Joe Flintham (Media School) and Andy Pulman (Health and Social Care) recently received funding of £2000 from the Research Development Fund to help push forward with a project called ‘The Haunter’. This collaborative work with Tim Wright (digital writer and Visiting Fellow in the Media School) is an experimental narrative piece which brings together site-specific stories, walks in landscapes and homebrew electronics, in order to explore Thomas Hardy’s poetry.
The Haunter is a live event in which participants are tasked with carrying a haunted box around a prescribed route in the environs of Dorchester. At key points, the box, rumoured to be the same one which contained Thomas Hardy’s heart before it was interred at the graveyard at Stinsford, recites poetry written by Hardy following the death of his first wife Emma. The walkers’ journey through poetry and landscape leads them to encounter feelings of grief and absence, to unveil abandoned dreams and stories ended, and perhaps to reflect on lost or neglected love in their own lives.
In the immediate experience, the walk explores themes of bereavement and regret, and the interplay of places and memories, but it is also an experiment in new hybrid forms of narrative: the experience created by ‘The Haunter’ draws on new opportunities offered by site-specific media and the role that place and environment can play in the telling of a story; social and participatory dramatic experiences in which audiences play an embodied role in the enactment of a story; and the affective possibilities opened up by the interaction with physical objects.
In order to make these narrative explorations possible, a further hidden layer of experimentation is necessary: to build hybrid objects which are at once familiar and humane (such as hand-crafted wooden boxes) and at the same time, smart and technologically equipped (context-aware and digital-media capable). In order to deliver the experience of The Haunter, it has been necessary to develop custom electronic devices crossed with antique knick-knacks. This harnesses the smarts available in the newest mobile phones, but wraps their powers into a century-old world of caskets and poems, sea-side courtship memories and tracks through Hardy’s Wessex.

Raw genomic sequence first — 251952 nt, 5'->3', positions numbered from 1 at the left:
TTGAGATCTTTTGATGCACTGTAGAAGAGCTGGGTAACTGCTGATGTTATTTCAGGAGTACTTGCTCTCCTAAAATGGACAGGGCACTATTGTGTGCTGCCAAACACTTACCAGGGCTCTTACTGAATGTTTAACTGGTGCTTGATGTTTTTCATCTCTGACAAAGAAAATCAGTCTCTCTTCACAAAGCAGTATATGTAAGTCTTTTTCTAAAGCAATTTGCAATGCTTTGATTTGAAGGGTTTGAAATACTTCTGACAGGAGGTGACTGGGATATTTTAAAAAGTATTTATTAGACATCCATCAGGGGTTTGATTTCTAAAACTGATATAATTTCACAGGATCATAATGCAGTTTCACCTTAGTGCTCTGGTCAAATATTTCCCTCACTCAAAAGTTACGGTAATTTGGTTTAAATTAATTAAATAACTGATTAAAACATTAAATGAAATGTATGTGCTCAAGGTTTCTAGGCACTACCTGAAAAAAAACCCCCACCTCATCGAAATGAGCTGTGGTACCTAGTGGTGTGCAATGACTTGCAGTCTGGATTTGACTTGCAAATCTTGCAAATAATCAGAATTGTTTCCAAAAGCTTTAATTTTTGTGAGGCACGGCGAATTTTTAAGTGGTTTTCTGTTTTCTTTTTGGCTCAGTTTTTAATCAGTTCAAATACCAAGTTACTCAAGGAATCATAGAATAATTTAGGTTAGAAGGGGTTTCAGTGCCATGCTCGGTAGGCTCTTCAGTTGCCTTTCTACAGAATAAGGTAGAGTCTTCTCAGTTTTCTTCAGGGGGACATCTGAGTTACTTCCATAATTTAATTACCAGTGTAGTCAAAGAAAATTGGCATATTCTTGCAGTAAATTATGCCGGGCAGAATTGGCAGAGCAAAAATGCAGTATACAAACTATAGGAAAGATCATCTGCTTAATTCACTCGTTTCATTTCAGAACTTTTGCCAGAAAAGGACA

The result is a participatory narrative whose writing, delivery and design is built with the necessary openness to collaboration and experimentation: the walkers encounter not only the box and its poetry, but also landscape, weather, and each other; the writers of the story must interweave the given words of the poems and the medium-specific affordances of phsyical devices with the vagaries of walker behaviour; and the makers must match the predetermined world of system code and electronic hardware capacities with the richly unpredictable world of human behaviour and narrative imagination.
The RDF funding has facilitated the development of a prototype and specifications for a device that can be used to deliver site-specific media experiences that are applicable in a variety of settings such as heritage projects, health-walking and locative story-telling. The funding has also made it possible to allow students to learn the kinds of disciplines involved – physical computing, GPS systems and electronics, etc. Finally, we are currently exploring opportunities with potential partners who can support us developing the project further.
Tim Wright – Location-based Storytelling
Andy Pulman – Health Walking
Joe Flintham – Hauntology